When the heroine of The Girls of Merton College, Katherine Douglas, is first invited to visit the chapel of St Benet’s College, her response is enthusiastic: ‘Miss Silence will take me to church – to St Benet’s, where the most wonderful choir in the world sings. St. Benet’s! Have I not dreamed of it all my life!’ Katherine’s enthusiastic exclamation mirrors the purpose of The Girls of Merton College, which, more than any other text in this collection, is most clearly designed for a juvenile audience. It is clearly intended to provide both inspiration and information about higher education so that young readers can, like Katherine, begin dreaming about life in Cambridge. However, the phrase ‘have I not dreamed of it all my life!’ also highlights some important tensions surrounding the book and its author. Just like Katherine, Meade’s knowledge of Cambridge was based on a lifelong dream, but unlike her heroine, Meade herself never attended Girton and her knowledge remained aspirational. Unlike Fanny Johnson, however, Meade’s fame as a London-based children’s book writer meant that her lack of a university background was public knowledge. This has led not only to an unfair marginalization of The Girls of Merton College within university fiction, but has also resulted in a lack of attention towards the significance of her juvenile audience, who, like Meade, had not attended university yet and for whom books like The Girls of Merton College and Meade’s other university novels, A Sweet Girl Graduate (1891) and The Chesterton Girl Graduates (1913) served as an importance source of inspirational knowledge.
When Mrs George de Horne Vaizey’s novel A College Girl was serialized in the Girl’s Own Paper in 1911, the first installment was illustrated by real-life photographs from Newnham College, which the novel’s heroine Darsie attends. When the book was republished in complete form in 1913, the cover featured an attractive drawing of a Newnham student holding up a kettle. Both of these illustrations, as well as the title of the novel, highlight the importance of the college experience to the novel’s plot, despite the fact that only a little less than half of it actually takes place at Newnham. They also showcase A College Girl’s role as a ‘new’ type of women’s university fiction, less muted and careful than earlier works like In Statu Pupillari or The Girls of Merton College, with their disguised names like ‘Castlebridge’ and ‘Hypatia’. Although Vaizey, like Johnson and Meade, was a generation too old to attend Cambridge herself, A College Girl operates confidently within the world of ‘real’ Cambridge, taking it for granted that fictional ‘everygirl’ heroines like Darsie, and the ordinary readers of the Girl’s Own Paper, not only could but should access the delights of Newnham. A College Girl thus moves beyond the Victorian vision of Oxbridge suggested by Johnson and Meade, providing an Edwardian bridge between these older accounts and post-war narratives of women’s university life.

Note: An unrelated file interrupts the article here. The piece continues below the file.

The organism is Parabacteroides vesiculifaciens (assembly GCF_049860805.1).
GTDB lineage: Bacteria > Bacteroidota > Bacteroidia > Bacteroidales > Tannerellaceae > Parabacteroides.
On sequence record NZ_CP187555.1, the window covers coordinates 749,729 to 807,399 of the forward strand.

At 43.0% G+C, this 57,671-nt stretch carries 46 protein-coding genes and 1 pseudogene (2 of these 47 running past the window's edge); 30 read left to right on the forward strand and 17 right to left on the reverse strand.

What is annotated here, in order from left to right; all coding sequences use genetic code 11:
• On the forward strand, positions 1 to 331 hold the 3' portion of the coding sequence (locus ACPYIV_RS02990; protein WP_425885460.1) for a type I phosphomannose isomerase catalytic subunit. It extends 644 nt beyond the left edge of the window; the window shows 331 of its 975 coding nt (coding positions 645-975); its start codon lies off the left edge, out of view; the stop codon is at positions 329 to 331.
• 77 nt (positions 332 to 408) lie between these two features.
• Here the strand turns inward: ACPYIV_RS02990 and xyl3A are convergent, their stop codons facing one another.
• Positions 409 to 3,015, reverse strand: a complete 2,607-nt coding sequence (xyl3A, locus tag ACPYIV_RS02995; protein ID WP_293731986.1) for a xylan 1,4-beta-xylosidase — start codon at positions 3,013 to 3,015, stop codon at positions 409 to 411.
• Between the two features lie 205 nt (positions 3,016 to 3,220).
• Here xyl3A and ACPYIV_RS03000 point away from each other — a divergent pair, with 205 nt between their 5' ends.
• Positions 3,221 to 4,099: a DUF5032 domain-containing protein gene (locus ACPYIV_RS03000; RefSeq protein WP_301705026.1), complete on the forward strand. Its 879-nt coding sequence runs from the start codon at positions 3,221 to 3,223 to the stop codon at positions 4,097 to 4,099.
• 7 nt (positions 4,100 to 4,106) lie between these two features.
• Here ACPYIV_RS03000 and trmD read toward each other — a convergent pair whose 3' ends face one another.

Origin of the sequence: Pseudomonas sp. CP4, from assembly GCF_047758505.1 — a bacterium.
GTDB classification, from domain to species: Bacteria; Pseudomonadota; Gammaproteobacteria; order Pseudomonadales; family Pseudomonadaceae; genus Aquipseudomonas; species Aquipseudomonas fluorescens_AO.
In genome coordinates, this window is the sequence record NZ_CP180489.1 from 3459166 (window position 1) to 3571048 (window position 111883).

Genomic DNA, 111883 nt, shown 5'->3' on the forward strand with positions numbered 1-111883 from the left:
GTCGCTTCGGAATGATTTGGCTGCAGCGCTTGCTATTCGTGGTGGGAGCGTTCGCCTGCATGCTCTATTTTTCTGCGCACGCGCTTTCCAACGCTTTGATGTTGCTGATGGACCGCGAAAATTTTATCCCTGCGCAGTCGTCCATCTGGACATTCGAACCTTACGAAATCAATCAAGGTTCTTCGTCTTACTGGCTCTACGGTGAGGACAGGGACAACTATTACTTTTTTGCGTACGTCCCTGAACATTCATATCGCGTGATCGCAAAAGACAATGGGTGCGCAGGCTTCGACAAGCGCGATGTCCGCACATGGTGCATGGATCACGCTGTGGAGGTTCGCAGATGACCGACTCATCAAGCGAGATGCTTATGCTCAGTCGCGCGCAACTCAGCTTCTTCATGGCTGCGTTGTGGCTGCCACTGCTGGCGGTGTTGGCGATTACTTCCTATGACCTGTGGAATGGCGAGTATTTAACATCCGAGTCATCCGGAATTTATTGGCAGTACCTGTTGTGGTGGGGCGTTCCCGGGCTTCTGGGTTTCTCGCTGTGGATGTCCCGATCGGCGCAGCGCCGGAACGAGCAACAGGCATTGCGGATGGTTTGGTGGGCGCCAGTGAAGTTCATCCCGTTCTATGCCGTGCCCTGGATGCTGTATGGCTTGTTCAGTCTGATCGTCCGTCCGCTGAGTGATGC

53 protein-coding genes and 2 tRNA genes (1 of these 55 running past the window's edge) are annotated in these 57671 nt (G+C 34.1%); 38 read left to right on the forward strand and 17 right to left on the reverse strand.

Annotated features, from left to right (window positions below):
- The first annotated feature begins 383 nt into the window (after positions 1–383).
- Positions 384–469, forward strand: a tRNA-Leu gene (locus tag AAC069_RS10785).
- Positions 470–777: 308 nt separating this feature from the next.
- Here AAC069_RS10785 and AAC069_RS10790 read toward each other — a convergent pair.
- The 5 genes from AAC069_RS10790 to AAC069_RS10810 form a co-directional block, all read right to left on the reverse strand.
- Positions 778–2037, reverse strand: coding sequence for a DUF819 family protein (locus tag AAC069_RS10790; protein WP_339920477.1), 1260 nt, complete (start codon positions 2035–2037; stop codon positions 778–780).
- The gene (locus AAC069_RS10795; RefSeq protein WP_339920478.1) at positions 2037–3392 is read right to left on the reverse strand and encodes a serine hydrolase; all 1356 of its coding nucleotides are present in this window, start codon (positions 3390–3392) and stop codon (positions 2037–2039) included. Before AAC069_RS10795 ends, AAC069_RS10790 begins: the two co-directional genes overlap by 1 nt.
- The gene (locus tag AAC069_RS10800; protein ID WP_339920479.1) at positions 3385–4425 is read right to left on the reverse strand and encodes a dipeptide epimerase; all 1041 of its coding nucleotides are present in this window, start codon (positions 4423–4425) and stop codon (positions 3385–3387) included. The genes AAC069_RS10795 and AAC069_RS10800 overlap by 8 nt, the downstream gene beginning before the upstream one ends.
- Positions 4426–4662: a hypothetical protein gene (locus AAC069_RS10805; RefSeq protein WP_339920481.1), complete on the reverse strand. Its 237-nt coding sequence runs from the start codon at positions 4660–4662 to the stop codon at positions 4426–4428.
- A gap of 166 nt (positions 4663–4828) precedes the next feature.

Gertrude Winifred Taylor’s novel 1917 The Pearl was not her first foray into Oxford fiction. Four years earlier, she and her friend D. K. Broster had published a successful novel called The Vision Splendid, a historical romance set in the heady days of the mid-nineteenth-century Oxford Movement. The novel focuses on the protagonist’s spiritual awakening in an Oxford setting: ‘the vision which had called ... in the streets and gardens of Oxford’. We also see this association of the university with spiritual life in Taylor’s The Pearl four years later; although the setting this time is modern, the plot almost anti-romantic, the novel maintains its preoccupation with religious questioning and focus upon the intertwining of intellectual and spiritual growth as it follows the career of Oxford student Janet Prout. As a result, The Pearl stands alone within women’s university fiction for the sharpness of its religious focus, providing a fascinating glimpse of the connections between gender, education and religious diversity in late nineteenth-century England.